Then, the position of each player is updated according to the information that was from the corresponding client. Each player moves toward the direction specified by the mouse cursor by V pixels if she does, and thus can move with a speed of V/DT pixels per second. Finally, the state and position of all players and their accumulated scores are sent to the all clients and reflected in their interfaces.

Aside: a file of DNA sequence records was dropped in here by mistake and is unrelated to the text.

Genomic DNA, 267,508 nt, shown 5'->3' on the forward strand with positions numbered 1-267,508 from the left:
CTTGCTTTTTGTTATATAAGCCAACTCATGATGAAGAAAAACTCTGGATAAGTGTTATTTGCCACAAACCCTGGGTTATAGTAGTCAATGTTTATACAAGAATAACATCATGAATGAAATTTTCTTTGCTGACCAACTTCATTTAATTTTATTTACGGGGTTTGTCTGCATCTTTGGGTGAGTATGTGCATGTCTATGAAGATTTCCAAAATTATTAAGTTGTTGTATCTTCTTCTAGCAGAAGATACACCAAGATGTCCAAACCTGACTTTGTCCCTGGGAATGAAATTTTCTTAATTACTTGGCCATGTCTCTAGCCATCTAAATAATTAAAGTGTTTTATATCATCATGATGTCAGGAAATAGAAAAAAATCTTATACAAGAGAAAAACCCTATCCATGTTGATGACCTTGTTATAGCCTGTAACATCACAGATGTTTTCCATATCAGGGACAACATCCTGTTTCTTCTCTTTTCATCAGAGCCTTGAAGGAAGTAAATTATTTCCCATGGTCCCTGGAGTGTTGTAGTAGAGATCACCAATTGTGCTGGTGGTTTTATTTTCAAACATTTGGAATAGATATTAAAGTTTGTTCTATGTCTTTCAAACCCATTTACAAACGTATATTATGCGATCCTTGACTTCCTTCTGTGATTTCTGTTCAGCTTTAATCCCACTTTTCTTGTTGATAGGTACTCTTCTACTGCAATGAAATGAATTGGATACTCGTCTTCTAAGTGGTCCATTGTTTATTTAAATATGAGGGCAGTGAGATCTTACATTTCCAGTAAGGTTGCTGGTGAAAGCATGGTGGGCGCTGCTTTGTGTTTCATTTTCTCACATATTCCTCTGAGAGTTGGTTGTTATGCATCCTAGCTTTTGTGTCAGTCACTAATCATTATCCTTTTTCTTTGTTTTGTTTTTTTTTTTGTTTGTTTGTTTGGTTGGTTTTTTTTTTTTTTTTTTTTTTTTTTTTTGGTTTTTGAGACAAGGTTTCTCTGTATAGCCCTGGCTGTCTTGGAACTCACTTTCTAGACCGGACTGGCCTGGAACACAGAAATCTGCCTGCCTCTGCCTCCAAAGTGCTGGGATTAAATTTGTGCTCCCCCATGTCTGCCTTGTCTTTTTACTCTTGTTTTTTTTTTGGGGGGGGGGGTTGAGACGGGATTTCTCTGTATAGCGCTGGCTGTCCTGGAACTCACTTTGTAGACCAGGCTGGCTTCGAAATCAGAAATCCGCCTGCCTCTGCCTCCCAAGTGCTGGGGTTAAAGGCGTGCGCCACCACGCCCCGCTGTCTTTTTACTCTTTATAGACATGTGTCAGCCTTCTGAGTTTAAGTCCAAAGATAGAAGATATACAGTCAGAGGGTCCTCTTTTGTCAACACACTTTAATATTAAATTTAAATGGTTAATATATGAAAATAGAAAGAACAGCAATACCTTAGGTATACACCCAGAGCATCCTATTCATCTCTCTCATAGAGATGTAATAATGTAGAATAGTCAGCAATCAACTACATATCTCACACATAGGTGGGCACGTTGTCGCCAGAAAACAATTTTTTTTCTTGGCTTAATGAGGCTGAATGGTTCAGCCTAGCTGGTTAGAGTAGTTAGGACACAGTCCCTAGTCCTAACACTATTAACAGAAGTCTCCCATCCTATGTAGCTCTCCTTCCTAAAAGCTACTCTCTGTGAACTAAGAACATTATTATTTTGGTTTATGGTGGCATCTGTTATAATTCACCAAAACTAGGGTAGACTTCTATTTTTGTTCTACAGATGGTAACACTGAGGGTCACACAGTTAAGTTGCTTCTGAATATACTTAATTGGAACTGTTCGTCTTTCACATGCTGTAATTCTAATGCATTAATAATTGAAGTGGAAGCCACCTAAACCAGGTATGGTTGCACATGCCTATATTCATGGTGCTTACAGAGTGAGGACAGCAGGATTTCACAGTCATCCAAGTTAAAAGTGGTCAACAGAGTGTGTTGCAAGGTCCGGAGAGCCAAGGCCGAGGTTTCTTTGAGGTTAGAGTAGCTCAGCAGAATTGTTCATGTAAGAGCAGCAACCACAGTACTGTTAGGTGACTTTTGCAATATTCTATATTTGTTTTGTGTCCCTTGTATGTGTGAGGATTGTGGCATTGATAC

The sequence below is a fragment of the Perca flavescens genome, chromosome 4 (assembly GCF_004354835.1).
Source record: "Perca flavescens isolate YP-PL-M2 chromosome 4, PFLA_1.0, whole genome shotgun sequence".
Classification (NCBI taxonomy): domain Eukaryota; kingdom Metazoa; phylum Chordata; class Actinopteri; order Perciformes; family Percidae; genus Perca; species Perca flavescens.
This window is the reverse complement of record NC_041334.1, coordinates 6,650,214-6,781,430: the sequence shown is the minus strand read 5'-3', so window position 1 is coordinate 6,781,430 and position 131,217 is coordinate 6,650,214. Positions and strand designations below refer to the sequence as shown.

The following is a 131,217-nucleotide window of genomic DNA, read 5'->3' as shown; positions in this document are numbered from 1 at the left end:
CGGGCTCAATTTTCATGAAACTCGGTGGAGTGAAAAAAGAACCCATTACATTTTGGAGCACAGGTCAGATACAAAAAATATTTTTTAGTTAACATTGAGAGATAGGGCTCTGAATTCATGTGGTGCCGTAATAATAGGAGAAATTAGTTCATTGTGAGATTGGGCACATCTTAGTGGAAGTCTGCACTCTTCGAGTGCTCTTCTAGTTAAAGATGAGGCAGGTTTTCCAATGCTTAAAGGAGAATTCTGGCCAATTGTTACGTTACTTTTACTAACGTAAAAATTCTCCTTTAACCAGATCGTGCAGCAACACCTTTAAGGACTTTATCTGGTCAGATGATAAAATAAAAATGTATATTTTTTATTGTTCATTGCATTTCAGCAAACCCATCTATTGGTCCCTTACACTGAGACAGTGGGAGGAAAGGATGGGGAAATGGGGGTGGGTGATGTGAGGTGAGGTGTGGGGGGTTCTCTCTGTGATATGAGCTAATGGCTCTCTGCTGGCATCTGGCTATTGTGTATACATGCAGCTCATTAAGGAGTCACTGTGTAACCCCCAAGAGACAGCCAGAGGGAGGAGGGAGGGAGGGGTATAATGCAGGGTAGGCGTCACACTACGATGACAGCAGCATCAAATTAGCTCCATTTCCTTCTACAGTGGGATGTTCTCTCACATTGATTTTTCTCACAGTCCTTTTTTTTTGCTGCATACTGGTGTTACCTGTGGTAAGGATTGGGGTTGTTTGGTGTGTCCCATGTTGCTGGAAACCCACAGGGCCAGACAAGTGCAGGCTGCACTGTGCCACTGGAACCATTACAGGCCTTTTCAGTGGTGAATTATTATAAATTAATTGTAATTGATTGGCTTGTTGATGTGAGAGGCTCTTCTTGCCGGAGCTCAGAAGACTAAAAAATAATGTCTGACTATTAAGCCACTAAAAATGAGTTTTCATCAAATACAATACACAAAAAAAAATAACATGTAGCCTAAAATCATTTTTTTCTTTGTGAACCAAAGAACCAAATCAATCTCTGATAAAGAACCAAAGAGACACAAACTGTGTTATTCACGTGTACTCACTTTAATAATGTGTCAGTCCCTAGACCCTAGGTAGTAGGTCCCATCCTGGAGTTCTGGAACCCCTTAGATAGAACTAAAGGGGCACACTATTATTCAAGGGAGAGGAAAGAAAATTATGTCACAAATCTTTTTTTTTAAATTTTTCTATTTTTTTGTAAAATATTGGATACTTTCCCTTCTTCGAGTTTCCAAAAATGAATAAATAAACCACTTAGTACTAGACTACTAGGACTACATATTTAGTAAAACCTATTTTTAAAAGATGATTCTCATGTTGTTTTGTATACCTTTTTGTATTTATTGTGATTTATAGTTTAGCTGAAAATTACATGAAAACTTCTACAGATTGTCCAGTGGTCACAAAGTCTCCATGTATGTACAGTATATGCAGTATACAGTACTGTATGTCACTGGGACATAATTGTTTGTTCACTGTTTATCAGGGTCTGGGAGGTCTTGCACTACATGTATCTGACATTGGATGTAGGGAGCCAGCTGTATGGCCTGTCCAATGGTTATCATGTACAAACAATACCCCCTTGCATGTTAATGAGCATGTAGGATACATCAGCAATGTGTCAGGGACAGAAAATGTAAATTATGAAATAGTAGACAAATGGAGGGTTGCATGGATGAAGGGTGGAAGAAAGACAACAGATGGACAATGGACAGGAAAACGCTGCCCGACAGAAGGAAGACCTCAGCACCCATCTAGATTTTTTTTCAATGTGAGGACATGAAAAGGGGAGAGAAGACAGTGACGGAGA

The experimental procedures with human participants have been approved by the planning and evaluation committee in the Graduate School of Information Science, Nagoya University (GSIS-H28-3). An informed consent was obtained from all participants before experiments. We recruited N = 23 undergraduate or graduate school students at Nagoya University as participants and conducted experiments (E1) on July 14th, 2017. All the participants were gathered in a computer room of our department. Each participant was assigned a standard desktop PC and asked to use an interface on a web-browser with a mouse and a keyboard. They were not allowed to talk with each other during the experiment. They were asked to maximize their own accumulated score regardless of the relative value from others', and told that they would receive 1,000 yen for taking part in an experiment and additional bonus at most 500 yen will be paid according to the accumulated score. However, all participants received 1,500 yen after the experiment.